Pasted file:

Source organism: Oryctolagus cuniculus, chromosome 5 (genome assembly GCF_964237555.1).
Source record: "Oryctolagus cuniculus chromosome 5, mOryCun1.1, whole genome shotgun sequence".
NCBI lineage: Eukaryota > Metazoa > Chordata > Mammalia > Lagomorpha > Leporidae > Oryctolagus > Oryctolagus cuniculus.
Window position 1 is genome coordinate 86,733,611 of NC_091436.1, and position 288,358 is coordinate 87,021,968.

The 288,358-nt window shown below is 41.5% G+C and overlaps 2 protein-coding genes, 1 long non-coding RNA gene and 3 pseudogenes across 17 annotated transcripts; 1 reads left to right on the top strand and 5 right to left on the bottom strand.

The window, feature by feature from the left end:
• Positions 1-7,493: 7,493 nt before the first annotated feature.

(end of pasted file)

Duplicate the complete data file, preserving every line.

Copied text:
Source organism: Oryctolagus cuniculus, chromosome 5 (genome assembly GCF_964237555.1).
Source record: "Oryctolagus cuniculus chromosome 5, mOryCun1.1, whole genome shotgun sequence".
NCBI lineage: Eukaryota > Metazoa > Chordata > Mammalia > Lagomorpha > Leporidae > Oryctolagus > Oryctolagus cuniculus.
Window position 1 is genome coordinate 86,733,611 of NC_091436.1, and position 288,358 is coordinate 87,021,968.

The 288,358-nt window shown below is 41.5% G+C and overlaps 2 protein-coding genes, 1 long non-coding RNA gene and 3 pseudogenes across 17 annotated transcripts; 1 reads left to right on the top strand and 5 right to left on the bottom strand.

The window, feature by feature from the left end:
• Positions 1-7,493: 7,493 nt before the first annotated feature.